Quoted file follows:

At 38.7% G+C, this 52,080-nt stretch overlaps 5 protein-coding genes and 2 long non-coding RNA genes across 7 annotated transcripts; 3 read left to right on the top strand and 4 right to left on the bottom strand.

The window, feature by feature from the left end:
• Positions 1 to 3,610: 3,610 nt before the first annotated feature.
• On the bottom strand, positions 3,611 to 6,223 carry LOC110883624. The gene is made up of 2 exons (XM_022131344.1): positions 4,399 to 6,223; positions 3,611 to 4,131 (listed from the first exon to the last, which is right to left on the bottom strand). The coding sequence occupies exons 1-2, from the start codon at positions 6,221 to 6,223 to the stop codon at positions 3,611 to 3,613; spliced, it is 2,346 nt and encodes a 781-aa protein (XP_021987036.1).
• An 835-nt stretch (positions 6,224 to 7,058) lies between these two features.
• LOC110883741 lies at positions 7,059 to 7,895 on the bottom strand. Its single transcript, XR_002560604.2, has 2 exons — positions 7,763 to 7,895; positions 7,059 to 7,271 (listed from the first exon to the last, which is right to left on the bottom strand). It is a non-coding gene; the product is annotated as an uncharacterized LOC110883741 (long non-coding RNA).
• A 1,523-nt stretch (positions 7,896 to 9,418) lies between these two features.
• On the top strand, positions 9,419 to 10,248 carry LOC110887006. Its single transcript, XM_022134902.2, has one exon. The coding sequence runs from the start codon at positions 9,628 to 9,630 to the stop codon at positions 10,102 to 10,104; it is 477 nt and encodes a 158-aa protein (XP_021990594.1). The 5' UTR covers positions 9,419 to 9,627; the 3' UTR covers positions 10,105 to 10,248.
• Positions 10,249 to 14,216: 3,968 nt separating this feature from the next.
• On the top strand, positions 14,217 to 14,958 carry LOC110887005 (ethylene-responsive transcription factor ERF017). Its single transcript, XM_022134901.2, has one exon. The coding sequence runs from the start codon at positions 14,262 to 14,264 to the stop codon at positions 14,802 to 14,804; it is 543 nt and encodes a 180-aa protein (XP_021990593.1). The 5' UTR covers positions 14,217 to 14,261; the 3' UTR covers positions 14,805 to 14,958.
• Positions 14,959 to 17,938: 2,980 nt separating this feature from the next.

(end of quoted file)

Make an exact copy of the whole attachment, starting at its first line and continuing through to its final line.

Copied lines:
At 38.7% G+C, this 52,080-nt stretch overlaps 5 protein-coding genes and 2 long non-coding RNA genes across 7 annotated transcripts; 3 read left to right on the top strand and 4 right to left on the bottom strand.

The window, feature by feature from the left end:
• Positions 1 to 3,610: 3,610 nt before the first annotated feature.
• On the bottom strand, positions 3,611 to 6,223 carry LOC110883624. The gene is made up of 2 exons (XM_022131344.1): positions 4,399 to 6,223; positions 3,611 to 4,131 (listed from the first exon to the last, which is right to left on the bottom strand). The coding sequence occupies exons 1-2, from the start codon at positions 6,221 to 6,223 to the stop codon at positions 3,611 to 3,613; spliced, it is 2,346 nt and encodes a 781-aa protein (XP_021987036.1).
• An 835-nt stretch (positions 6,224 to 7,058) lies between these two features.
• LOC110883741 lies at positions 7,059 to 7,895 on the bottom strand. Its single transcript, XR_002560604.2, has 2 exons — positions 7,763 to 7,895; positions 7,059 to 7,271 (listed from the first exon to the last, which is right to left on the bottom strand). It is a non-coding gene; the product is annotated as an uncharacterized LOC110883741 (long non-coding RNA).
• A 1,523-nt stretch (positions 7,896 to 9,418) lies between these two features.
• On the top strand, positions 9,419 to 10,248 carry LOC110887006. Its single transcript, XM_022134902.2, has one exon. The coding sequence runs from the start codon at positions 9,628 to 9,630 to the stop codon at positions 10,102 to 10,104; it is 477 nt and encodes a 158-aa protein (XP_021990594.1). The 5' UTR covers positions 9,419 to 9,627; the 3' UTR covers positions 10,105 to 10,248.
• Positions 10,249 to 14,216: 3,968 nt separating this feature from the next.
• On the top strand, positions 14,217 to 14,958 carry LOC110887005 (ethylene-responsive transcription factor ERF017). Its single transcript, XM_022134901.2, has one exon. The coding sequence runs from the start codon at positions 14,262 to 14,264 to the stop codon at positions 14,802 to 14,804; it is 543 nt and encodes a 180-aa protein (XP_021990593.1). The 5' UTR covers positions 14,217 to 14,261; the 3' UTR covers positions 14,805 to 14,958.
• Positions 14,959 to 17,938: 2,980 nt separating this feature from the next.